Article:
Average citizens will pay the price for political dithering in Washington -- as usual
Is anyone else getting as nervous as I am about this debt-ceiling debate? Don't get me wrong; my view has long been that we would endure some stomach-churning days on the way to a deal. Ultimately, though, I believed that the adults in both parties would prevail and lift the debt ceiling sufficiently to get the country through the 2012 election without default.
Now I'm worried, because too many politicians on both sides of the aisle and at both ends of Pennsylvania Avenue are happily taking potshots at each other to score political points, with little regard for the stakes involved. Who knows how much patience the stock and bond markets have or when they might decide to panic at the prospect of Washington failing to come to a deal in time?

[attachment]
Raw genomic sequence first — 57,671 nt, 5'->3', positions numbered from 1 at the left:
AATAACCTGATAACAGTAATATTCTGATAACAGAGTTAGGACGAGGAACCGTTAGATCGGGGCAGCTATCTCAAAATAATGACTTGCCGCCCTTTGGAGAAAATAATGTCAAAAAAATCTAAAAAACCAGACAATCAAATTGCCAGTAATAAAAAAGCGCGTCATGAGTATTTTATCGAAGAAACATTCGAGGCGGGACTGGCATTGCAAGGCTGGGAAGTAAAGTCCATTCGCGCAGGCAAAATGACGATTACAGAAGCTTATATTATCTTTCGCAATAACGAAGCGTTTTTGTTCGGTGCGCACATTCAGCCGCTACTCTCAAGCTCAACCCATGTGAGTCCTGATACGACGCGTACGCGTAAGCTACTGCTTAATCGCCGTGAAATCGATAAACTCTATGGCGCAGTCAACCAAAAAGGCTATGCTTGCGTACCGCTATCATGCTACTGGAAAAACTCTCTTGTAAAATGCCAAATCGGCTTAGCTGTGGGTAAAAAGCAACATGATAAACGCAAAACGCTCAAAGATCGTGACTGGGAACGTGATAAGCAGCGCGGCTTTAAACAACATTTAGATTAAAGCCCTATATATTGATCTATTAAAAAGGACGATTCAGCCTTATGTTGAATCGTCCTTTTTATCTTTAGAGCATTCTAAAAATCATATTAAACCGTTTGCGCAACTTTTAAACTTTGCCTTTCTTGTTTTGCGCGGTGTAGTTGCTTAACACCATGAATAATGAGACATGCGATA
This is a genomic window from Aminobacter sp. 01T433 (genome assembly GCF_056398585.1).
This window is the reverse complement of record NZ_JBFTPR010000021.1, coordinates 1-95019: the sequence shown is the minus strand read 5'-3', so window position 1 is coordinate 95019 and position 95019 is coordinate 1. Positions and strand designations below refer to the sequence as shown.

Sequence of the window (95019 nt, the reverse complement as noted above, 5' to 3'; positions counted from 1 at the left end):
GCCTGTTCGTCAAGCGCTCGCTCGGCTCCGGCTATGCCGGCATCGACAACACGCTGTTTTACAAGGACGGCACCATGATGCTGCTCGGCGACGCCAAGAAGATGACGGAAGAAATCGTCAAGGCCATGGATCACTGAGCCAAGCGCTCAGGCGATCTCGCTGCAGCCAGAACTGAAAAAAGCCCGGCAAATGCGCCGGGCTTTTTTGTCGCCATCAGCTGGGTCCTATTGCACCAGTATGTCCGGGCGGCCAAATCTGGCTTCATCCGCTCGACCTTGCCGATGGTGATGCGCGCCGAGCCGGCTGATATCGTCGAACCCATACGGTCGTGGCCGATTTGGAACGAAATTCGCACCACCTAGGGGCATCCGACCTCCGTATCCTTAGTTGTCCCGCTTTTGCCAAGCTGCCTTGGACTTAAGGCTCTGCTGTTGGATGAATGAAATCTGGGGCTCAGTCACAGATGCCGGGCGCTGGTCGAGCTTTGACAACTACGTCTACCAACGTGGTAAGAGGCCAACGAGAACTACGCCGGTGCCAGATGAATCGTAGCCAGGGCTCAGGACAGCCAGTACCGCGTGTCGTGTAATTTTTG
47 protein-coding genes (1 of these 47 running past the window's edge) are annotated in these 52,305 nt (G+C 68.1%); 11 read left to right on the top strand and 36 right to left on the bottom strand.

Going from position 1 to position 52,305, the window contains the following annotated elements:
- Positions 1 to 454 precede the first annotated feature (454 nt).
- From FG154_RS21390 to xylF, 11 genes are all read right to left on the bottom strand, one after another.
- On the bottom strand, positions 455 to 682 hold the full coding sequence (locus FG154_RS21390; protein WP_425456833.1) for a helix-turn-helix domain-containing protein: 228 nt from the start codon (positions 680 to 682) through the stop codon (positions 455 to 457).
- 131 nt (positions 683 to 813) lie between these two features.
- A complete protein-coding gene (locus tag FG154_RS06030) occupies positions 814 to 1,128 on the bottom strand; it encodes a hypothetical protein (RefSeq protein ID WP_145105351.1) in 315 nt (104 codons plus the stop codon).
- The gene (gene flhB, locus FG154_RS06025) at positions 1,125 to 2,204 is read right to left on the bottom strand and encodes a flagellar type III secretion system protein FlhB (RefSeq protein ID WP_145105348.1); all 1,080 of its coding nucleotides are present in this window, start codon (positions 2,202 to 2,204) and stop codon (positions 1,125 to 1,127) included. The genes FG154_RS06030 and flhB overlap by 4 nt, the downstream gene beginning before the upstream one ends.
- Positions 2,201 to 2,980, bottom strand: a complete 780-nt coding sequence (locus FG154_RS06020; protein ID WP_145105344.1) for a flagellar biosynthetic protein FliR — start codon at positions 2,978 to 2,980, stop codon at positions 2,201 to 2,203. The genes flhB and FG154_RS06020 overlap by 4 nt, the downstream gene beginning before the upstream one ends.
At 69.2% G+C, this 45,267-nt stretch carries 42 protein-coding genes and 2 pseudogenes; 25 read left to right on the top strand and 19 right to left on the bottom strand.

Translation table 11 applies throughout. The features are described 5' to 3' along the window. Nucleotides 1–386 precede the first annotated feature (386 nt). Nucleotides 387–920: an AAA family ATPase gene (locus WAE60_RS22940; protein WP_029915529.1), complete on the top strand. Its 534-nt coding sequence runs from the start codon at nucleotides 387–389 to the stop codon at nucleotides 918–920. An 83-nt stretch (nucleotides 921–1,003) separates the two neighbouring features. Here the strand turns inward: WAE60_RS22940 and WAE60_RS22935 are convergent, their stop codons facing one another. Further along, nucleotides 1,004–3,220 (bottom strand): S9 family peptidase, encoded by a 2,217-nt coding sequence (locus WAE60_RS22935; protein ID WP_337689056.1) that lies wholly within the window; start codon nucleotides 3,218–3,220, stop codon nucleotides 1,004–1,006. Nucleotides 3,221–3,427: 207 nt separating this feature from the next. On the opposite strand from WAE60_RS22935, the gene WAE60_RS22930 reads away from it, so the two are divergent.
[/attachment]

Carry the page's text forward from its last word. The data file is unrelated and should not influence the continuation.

The End of Tantrums?
U.S. Economy Less Governable Than Ever
Outsiders in Name Only
Tom Gallagher, a political economist with the Scowcroft Group, likens the U.S. economy to an airplane with engine problems, just barely maintaining altitude above the tree line. Although the plane is holding its own, if almost anything else goes wrong, it will crash. Recent reports on initial unemployment claims show just how close to the treetops we are. Back in February, as The Fiscal Times pointed out last week, first-time claims had held at 400,000 or less for seven of nine consecutive weeks. Now the number has been running above 400,000 for 12 weeks. That is a pretty dramatic downshift that matches the uptick in the overall unemployment rate and the decline in the growth of the gross domestic product.